This is called appeal to emotion, argumentum ad passiones: "manipulation of the recipient's emotions in order to win an argument, especially in the absence of factual evidence". In other words, dispassionate reasoning (in this case, about rape) is replaced with evoking sentiment. The underlying device of "making it personal" is also at the root of many ad hominem attacks, but this is not one of them. It is not to disparage opponents that getting personal here is for, but rather to inflame them.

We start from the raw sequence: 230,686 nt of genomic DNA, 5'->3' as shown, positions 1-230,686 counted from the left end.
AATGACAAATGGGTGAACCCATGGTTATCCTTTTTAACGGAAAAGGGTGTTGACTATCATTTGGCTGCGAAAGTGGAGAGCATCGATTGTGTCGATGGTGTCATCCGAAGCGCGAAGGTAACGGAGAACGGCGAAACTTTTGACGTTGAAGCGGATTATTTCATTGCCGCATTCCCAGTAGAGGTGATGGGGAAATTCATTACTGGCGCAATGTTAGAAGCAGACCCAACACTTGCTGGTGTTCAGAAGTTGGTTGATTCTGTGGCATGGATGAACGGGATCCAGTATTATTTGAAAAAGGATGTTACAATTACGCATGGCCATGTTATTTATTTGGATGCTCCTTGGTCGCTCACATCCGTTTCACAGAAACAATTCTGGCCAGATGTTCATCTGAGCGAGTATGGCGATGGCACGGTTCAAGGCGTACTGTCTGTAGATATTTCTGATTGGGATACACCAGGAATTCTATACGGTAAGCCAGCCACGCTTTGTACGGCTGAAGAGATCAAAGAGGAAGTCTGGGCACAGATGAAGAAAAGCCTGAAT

Like all informal fallacies this one has a rational kernel to it. The point of real life arguments isn't academic, they are ultimately about how we should act and behave. And that depends not only on "cold reason", but also on value judgments of what is "best", and in case of crimes like rape and murder, on moral judgments of what is fair, just and right. Reason has limited application there, and evoking emotions is often a means to question our judgment and tune up our moral compass. This is why a justified response to a dismissive "this is no big deal" can be "you didn't live it", and why bringing up the horrors of slavery can be appropriate in debating white supremacy. There are times to be cold blooded, and there are times not to be, in good measure. What truly makes the OP example a fallacy is that it goes beyond that, and uses emotions to back something that is clearly over the top. An eye for an eye leaves the whole world blind.